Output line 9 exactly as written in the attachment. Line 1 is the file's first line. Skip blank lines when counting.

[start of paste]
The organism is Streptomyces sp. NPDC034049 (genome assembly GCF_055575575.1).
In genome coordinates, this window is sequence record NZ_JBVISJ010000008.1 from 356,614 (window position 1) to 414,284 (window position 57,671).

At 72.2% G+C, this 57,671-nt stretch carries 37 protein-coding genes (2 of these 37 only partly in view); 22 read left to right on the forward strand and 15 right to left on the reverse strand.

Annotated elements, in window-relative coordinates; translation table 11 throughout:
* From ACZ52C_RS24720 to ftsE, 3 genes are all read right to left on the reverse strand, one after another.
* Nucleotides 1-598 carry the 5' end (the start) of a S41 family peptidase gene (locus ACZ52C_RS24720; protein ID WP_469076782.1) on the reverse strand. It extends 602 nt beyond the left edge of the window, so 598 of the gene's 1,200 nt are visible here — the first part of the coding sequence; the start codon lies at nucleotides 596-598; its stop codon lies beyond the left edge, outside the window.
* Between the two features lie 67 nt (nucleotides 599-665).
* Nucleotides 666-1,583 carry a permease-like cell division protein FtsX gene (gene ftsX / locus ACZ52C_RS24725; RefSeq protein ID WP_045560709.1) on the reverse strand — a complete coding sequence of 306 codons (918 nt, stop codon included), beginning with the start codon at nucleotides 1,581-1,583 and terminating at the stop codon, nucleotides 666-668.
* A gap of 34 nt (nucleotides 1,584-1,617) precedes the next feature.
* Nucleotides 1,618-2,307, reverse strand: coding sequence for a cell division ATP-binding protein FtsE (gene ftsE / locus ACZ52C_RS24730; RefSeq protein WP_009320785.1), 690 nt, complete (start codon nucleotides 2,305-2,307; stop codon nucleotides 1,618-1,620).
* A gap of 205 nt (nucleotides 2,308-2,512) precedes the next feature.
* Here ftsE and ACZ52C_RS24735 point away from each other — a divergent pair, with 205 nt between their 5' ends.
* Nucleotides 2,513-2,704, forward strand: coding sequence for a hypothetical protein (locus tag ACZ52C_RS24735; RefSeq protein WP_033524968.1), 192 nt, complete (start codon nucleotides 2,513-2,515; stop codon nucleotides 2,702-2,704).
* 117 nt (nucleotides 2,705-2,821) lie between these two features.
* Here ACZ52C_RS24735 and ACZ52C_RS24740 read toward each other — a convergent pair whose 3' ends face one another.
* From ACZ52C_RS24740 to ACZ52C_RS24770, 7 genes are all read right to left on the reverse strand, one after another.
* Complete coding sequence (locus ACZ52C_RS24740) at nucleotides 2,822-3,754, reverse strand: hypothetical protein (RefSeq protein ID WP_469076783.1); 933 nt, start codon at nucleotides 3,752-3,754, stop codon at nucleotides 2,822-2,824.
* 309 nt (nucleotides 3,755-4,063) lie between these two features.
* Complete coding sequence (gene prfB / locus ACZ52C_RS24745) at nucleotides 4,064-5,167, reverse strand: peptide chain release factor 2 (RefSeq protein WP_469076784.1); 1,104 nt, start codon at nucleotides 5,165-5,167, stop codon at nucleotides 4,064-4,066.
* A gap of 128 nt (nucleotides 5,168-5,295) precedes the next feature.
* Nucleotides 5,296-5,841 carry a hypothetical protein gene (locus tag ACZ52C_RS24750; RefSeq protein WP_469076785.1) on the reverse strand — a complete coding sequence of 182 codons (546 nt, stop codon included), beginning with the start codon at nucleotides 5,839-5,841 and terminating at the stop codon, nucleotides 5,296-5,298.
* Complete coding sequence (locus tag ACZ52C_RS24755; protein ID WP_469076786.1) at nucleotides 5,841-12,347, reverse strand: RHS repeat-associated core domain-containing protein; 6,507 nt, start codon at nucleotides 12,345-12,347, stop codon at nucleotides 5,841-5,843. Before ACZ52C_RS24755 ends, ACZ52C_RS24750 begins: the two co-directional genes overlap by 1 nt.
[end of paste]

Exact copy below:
* A gap of 34 nt (nucleotides 1,584-1,617) precedes the next feature.